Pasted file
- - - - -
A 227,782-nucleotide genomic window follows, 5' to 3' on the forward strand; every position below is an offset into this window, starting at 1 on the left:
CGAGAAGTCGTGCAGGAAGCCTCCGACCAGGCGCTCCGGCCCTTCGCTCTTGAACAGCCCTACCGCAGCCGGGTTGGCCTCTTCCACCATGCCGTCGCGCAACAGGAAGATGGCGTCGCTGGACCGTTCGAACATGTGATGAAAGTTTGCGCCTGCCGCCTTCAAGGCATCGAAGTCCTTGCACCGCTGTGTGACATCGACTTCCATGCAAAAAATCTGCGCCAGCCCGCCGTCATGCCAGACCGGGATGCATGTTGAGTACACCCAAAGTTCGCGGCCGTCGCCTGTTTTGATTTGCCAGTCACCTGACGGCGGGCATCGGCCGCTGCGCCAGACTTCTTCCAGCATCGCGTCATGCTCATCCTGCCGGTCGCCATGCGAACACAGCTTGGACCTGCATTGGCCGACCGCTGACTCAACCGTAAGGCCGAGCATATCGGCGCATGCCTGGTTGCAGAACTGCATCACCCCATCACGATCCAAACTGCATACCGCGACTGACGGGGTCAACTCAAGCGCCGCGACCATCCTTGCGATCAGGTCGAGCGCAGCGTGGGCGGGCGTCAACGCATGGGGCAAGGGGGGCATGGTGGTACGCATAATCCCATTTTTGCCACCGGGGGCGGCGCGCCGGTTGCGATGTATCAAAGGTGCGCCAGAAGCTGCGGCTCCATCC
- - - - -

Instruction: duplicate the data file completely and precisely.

A 227,782-nucleotide genomic window follows, 5' to 3' on the forward strand; every position below is an offset into this window, starting at 1 on the left:
CGAGAAGTCGTGCAGGAAGCCTCCGACCAGGCGCTCCGGCCCTTCGCTCTTGAACAGCCCTACCGCAGCCGGGTTGGCCTCTTCCACCATGCCGTCGCGCAACAGGAAGATGGCGTCGCTGGACCGTTCGAACATGTGATGAAAGTTTGCGCCTGCCGCCTTCAAGGCATCGAAGTCCTTGCACCGCTGTGTGACATCGACTTCCATGCAAAAAATCTGCGCCAGCCCGCCGTCATGCCAGACCGGGATGCATGTTGAGTACACCCAAAGTTCGCGGCCGTCGCCTGTTTTGATTTGCCAGTCACCTGACGGCGGGCATCGGCCGCTGCGCCAGACTTCTTCCAGCATCGCGTCATGCTCATCCTGCCGGTCGCCATGCGAACACAGCTTGGACCTGCATTGGCCGACCGCTGACTCAACCGTAAGGCCGAGCATATCGGCGCATGCCTGGTTGCAGAACTGCATCACCCCATCACGATCCAAACTGCATACCGCGACTGACGGGGTCAACTCAAGCGCCGCGACCATCCTTGCGATCAGGTCGAGCGCAGCGTGGGCGGGCGTCAACGCATGGGGCAAGGGGGGCATGGTGGTACGCATAATCCCATTTTTGCCACCGGGGGCGGCGCGCCGGTTGCGATGTATCAAAGGTGCGCCAGAAGCTGCGGCTCCATCC